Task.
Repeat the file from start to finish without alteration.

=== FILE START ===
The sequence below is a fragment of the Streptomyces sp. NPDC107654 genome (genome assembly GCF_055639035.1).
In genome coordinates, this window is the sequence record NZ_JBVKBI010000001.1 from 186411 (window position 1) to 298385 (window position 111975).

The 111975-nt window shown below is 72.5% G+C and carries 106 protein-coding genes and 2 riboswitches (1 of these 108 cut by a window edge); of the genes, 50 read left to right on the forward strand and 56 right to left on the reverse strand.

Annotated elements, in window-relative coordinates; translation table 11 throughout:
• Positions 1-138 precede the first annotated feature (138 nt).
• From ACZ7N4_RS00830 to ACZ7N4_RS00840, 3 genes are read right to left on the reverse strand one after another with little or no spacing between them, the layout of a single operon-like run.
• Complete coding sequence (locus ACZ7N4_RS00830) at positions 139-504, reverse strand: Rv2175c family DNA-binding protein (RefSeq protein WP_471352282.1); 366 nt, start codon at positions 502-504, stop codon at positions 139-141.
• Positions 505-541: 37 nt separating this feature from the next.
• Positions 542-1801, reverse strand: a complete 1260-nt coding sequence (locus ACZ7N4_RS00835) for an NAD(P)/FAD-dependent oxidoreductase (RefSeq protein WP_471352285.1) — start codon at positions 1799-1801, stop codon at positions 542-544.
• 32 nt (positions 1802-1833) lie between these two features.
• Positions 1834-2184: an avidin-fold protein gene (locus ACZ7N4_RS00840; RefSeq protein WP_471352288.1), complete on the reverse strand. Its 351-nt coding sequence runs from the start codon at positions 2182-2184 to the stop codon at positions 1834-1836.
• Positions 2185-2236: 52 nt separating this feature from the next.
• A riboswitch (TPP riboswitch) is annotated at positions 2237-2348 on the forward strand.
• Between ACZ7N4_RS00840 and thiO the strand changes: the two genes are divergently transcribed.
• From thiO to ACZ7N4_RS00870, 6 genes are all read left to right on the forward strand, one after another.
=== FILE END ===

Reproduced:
The sequence below is a fragment of the Streptomyces sp. NPDC107654 genome (genome assembly GCF_055639035.1).
In genome coordinates, this window is the sequence record NZ_JBVKBI010000001.1 from 186411 (window position 1) to 298385 (window position 111975).

The 111975-nt window shown below is 72.5% G+C and carries 106 protein-coding genes and 2 riboswitches (1 of these 108 cut by a window edge); of the genes, 50 read left to right on the forward strand and 56 right to left on the reverse strand.

Annotated elements, in window-relative coordinates; translation table 11 throughout:
• Positions 1-138 precede the first annotated feature (138 nt).
• From ACZ7N4_RS00830 to ACZ7N4_RS00840, 3 genes are read right to left on the reverse strand one after another with little or no spacing between them, the layout of a single operon-like run.
• Complete coding sequence (locus ACZ7N4_RS00830) at positions 139-504, reverse strand: Rv2175c family DNA-binding protein (RefSeq protein WP_471352282.1); 366 nt, start codon at positions 502-504, stop codon at positions 139-141.
• Positions 505-541: 37 nt separating this feature from the next.
• Positions 542-1801, reverse strand: a complete 1260-nt coding sequence (locus ACZ7N4_RS00835) for an NAD(P)/FAD-dependent oxidoreductase (RefSeq protein WP_471352285.1) — start codon at positions 1799-1801, stop codon at positions 542-544.
• 32 nt (positions 1802-1833) lie between these two features.
• Positions 1834-2184: an avidin-fold protein gene (locus ACZ7N4_RS00840; RefSeq protein WP_471352288.1), complete on the reverse strand. Its 351-nt coding sequence runs from the start codon at positions 2182-2184 to the stop codon at positions 1834-1836.
• Positions 2185-2236: 52 nt separating this feature from the next.
• A riboswitch (TPP riboswitch) is annotated at positions 2237-2348 on the forward strand.
• Between ACZ7N4_RS00840 and thiO the strand changes: the two genes are divergently transcribed.
• From thiO to ACZ7N4_RS00870, 6 genes are all read left to right on the forward strand, one after another.